"It's like our pop art project," he said of Pershing. "It's like, ‘Make people like us.'"

One problem comes when a pop band does its job well, and actually becomes popular. You lose the intimacy of small venues, or if you're stubborn you leave money on the table by refusing to graduate to bigger rooms.

"In a smaller venue ... that's where the rock and roll spirit really is," Dickey said. "The crowd is just as important as the band.

"That's one of the conflicts of being a pop band, that you're trying to make everybody like you," he said. "If the Beatles and Nirvana would have kept playing smaller rooms, they would've been a lot happier."

Someone Still Loves You, Boris Yeltsin These considerations are new for the band. When Broom was initially released in 2005, few people outside of its hometown of Springfield, Missouri, had heard of Someone Still Loves You Boris Yeltsin. But in 2006, the group had its song "Oregon Girl" featured on The O.C., and was the first band featured on the Quad Cities-based Daytrotter.com. ("That was one of the few things that we got to be part of at the beginning," Dickey said.) The band got picked up by Polyvinyl, which re-released Broom.

All of that led the quartet to boost its performance schedule from about 20 shows a year to roughly 100. "We kind of became a more typical rock band," Dickey said. "We had a 45-minute set, we had a set list. Part of it was just getting better as a band."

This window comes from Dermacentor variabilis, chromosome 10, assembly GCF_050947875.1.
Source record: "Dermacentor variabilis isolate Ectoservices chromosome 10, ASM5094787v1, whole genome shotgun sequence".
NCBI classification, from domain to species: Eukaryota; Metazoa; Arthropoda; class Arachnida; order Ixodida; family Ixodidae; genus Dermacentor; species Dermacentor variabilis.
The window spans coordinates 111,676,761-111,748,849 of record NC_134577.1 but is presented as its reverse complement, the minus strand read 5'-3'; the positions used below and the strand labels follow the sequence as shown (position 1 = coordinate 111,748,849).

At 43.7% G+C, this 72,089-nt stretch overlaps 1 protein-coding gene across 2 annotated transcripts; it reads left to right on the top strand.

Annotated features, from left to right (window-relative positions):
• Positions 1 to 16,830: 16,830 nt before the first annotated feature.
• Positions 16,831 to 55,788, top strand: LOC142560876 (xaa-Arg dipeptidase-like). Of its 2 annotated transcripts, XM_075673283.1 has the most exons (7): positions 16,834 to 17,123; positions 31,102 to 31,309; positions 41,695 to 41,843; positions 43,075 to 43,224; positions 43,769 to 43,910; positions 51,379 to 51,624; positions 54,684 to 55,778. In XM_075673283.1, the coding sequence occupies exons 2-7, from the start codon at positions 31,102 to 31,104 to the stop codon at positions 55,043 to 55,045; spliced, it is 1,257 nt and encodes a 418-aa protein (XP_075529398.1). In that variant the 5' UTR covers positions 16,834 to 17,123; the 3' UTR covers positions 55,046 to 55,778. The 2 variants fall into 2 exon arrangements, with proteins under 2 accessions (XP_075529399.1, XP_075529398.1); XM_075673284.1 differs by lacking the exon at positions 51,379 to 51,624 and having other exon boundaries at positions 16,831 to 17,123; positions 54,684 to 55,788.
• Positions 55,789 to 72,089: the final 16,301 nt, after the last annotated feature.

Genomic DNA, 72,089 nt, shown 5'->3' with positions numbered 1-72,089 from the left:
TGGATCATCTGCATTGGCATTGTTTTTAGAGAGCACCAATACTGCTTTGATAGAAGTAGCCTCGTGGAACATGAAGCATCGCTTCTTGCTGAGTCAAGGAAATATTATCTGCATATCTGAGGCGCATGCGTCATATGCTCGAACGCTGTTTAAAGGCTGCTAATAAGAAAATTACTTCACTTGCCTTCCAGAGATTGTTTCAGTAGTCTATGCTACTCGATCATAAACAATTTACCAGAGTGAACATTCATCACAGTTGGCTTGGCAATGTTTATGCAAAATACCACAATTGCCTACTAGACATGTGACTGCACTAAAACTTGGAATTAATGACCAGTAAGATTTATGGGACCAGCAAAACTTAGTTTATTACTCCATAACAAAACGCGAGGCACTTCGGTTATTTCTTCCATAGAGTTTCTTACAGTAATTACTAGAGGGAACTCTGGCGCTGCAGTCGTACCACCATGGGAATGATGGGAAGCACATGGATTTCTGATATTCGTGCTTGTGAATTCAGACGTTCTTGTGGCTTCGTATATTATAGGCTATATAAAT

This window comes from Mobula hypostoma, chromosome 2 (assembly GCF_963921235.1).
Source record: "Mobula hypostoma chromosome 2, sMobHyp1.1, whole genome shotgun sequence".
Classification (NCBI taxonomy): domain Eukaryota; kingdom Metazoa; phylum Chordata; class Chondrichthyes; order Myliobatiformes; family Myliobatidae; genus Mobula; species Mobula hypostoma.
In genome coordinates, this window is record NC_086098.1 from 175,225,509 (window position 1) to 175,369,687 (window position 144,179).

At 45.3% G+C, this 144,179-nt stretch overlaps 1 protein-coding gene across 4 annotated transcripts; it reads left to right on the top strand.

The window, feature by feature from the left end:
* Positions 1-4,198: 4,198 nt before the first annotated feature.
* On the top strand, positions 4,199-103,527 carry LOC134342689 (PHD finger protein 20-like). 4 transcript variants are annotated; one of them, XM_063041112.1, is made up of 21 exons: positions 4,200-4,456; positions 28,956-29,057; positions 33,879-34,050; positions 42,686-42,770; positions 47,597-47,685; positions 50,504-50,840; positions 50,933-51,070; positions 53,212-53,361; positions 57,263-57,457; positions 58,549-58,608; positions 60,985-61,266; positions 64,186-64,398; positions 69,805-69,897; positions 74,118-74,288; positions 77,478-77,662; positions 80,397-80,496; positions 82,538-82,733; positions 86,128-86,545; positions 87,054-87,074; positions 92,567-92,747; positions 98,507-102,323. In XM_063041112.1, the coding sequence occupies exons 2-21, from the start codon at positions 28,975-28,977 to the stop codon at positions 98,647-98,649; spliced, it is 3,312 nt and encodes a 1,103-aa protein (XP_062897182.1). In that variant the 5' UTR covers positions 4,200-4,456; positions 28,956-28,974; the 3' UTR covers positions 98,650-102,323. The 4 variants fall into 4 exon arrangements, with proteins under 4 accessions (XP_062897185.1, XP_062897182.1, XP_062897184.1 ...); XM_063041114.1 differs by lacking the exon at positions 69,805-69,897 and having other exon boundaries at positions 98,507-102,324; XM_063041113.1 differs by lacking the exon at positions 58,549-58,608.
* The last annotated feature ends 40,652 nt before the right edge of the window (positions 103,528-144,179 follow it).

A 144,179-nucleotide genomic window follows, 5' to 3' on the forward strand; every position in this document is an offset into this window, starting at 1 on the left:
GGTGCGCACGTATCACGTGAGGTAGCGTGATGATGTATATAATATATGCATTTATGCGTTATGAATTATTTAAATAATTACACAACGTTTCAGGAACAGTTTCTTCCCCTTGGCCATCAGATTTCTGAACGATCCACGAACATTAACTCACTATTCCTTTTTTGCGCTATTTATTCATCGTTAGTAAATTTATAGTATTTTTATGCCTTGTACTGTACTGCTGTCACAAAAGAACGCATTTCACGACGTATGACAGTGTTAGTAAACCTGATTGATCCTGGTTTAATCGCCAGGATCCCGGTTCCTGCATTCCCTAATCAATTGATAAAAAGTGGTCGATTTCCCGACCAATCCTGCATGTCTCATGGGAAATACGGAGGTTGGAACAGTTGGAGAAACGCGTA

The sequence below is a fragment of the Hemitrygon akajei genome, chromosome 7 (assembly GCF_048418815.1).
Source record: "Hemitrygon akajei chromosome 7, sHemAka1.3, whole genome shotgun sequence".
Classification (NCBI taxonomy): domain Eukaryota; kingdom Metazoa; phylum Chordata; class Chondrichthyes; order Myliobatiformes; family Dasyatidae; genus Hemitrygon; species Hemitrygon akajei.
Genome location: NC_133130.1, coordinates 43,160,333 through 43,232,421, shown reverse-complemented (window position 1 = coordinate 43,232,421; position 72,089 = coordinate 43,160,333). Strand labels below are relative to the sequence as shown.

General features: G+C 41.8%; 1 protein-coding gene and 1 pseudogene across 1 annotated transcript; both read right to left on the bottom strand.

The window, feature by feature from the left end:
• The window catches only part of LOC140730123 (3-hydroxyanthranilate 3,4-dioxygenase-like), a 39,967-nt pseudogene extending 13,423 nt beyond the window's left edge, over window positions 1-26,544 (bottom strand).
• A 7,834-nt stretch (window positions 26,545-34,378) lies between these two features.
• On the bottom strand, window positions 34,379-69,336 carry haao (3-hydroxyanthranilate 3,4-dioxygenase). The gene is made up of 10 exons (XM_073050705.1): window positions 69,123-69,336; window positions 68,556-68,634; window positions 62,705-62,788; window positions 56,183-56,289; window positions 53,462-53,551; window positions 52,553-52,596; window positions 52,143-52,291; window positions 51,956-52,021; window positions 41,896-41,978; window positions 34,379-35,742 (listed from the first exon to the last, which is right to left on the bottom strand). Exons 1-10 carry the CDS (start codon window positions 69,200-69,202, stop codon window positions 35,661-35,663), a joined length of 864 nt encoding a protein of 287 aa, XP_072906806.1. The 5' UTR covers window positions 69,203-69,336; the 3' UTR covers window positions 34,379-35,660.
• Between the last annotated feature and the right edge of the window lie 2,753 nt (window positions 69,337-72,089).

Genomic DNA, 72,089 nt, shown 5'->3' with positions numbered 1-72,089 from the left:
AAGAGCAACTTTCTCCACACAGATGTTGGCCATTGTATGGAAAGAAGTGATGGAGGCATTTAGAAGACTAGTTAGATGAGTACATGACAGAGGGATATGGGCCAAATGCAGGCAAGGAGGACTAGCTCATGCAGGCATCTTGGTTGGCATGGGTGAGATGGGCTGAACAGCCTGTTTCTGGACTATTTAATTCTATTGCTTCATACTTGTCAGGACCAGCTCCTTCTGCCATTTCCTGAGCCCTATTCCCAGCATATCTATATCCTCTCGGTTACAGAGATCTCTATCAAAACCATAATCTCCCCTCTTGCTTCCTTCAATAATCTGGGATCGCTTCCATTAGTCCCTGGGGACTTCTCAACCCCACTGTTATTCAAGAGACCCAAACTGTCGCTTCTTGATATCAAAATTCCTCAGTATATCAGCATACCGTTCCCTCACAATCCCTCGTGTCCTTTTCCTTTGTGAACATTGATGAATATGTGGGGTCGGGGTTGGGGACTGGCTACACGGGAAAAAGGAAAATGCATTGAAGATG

Dickey emphasized that Boris Yeltsin retains its core identity. "This is still the same band we've all been in since 2000 ... ," he said. "Life has changed, but it's not changed enough that we've let go of our high-school band."

Still, Dickey expects Pershing to be divisive. The already-released "Glue Girls" is bright and sunny, but it's wispy. A number of critics have noted the influence of Elliott Smith on Someone Still Loves You Boris Yeltsin, but this song at least lacks the naked heft of the late singer/songwriter.

Dickey has a healthy attitude about the inevitably split reactions, and despite a youthfully caffeinated, digressive, and nervous speaking style - everybody in the band is in his mid-20s - he seems mature when it comes to the music business and fickle audiences.

The band did a set at South by Southwest last year, and Dickey said it was "motivating and depressing at the same time."

He compared the annual industry showcase to high school, with insecurity, crowded hallways, and strained efforts to get noticed: "You see people you kinda want to be like, but also people you don't want to be like," he said. "You could spot a band from a mile away. ... The whole goal is to kind of stick out from everybody. ... Do we really have to dress like a band to do that? I don't know. It's so confusing."